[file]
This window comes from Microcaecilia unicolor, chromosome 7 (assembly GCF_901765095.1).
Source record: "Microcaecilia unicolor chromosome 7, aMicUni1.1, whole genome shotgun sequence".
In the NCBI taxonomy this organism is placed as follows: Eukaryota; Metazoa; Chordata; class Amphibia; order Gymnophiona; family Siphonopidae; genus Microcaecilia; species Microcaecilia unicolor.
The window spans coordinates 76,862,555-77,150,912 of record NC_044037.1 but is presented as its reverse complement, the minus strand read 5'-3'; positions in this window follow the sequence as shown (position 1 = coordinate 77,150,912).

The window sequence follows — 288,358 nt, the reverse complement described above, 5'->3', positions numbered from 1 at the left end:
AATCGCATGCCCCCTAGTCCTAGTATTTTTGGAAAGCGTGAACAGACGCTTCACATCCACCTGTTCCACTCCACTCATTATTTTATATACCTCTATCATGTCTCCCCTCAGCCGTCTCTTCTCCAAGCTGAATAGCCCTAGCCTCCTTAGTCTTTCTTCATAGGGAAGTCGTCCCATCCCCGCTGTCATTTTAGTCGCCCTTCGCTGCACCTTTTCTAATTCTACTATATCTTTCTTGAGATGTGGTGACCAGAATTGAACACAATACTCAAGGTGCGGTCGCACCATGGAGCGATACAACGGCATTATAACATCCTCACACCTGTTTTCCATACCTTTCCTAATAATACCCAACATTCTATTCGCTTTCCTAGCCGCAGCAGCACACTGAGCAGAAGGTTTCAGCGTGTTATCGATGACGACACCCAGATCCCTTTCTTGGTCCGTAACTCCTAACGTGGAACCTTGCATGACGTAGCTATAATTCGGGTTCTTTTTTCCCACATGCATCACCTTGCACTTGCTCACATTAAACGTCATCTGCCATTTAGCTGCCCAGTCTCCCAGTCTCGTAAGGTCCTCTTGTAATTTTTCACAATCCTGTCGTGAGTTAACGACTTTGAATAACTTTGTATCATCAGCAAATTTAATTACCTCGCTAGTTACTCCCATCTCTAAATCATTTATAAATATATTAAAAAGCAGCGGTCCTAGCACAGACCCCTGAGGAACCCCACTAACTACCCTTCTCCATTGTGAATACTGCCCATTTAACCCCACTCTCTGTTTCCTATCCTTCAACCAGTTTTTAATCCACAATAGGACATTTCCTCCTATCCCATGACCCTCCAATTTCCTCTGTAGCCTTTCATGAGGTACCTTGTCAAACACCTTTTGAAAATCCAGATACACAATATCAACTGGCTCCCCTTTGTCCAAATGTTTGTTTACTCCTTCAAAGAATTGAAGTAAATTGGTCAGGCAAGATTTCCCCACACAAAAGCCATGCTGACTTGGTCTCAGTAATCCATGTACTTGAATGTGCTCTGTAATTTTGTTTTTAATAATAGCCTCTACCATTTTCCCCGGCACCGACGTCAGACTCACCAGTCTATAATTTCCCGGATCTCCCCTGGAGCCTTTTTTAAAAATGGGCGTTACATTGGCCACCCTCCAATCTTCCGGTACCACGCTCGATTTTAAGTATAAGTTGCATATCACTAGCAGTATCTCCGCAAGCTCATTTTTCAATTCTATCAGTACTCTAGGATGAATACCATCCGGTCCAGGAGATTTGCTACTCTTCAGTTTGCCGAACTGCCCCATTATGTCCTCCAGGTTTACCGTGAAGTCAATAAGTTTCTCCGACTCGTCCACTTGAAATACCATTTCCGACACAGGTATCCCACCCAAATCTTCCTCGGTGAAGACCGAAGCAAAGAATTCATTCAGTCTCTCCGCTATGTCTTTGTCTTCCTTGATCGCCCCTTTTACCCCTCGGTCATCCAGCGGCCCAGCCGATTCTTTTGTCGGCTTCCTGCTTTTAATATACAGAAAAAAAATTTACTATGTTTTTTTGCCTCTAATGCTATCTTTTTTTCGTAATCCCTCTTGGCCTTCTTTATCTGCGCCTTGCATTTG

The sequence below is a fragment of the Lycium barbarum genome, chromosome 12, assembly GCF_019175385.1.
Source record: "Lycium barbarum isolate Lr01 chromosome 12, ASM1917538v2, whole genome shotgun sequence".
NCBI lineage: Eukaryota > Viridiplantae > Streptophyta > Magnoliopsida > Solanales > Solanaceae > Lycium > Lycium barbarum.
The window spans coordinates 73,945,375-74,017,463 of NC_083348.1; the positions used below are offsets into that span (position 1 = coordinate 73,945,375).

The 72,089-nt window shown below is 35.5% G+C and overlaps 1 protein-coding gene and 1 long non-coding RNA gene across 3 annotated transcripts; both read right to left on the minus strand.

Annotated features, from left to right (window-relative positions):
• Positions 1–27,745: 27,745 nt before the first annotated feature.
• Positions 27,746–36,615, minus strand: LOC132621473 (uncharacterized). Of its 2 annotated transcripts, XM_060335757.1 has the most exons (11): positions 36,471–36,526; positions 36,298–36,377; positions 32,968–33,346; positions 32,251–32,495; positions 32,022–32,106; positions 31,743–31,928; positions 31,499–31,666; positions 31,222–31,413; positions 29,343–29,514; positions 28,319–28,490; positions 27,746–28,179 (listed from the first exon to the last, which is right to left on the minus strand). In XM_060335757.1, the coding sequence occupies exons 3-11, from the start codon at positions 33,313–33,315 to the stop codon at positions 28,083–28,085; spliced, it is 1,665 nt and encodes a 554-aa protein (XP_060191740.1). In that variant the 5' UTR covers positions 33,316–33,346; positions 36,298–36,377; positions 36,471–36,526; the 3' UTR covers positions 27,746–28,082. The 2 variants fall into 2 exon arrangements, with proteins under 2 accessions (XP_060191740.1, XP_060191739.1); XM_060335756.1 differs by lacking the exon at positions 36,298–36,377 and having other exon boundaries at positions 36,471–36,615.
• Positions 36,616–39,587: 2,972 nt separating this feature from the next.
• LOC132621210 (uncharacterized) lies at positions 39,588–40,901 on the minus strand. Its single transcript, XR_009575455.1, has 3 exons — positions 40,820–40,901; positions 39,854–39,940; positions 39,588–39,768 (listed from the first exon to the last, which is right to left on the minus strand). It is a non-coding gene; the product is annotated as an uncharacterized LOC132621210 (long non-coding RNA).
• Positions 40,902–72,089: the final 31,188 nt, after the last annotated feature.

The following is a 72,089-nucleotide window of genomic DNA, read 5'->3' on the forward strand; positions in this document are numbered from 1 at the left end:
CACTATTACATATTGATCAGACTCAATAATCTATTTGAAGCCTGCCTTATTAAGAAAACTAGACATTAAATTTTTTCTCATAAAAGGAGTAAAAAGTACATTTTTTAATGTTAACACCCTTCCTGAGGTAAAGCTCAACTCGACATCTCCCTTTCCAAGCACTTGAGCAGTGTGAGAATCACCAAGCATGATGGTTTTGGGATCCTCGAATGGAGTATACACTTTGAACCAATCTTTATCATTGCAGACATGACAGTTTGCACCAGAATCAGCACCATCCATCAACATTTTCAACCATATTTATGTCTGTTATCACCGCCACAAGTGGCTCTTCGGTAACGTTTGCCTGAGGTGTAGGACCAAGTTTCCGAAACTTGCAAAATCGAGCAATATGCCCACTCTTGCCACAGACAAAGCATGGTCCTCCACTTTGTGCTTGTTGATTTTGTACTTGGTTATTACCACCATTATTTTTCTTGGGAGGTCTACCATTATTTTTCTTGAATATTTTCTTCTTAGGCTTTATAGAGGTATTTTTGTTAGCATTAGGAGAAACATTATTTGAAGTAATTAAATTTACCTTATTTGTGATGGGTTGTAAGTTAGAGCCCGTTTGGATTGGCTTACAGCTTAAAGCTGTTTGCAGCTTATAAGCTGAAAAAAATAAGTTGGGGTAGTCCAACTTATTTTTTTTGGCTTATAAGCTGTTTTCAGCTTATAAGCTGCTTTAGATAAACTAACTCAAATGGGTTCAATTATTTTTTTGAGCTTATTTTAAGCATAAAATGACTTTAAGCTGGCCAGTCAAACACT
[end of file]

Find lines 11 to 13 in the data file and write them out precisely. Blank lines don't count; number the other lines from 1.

The 72,089-nt window shown below is 35.5% G+C and overlaps 1 protein-coding gene and 1 long non-coding RNA gene across 3 annotated transcripts; both read right to left on the minus strand.

Annotated features, from left to right (window-relative positions):
• Positions 1–27,745: 27,745 nt before the first annotated feature.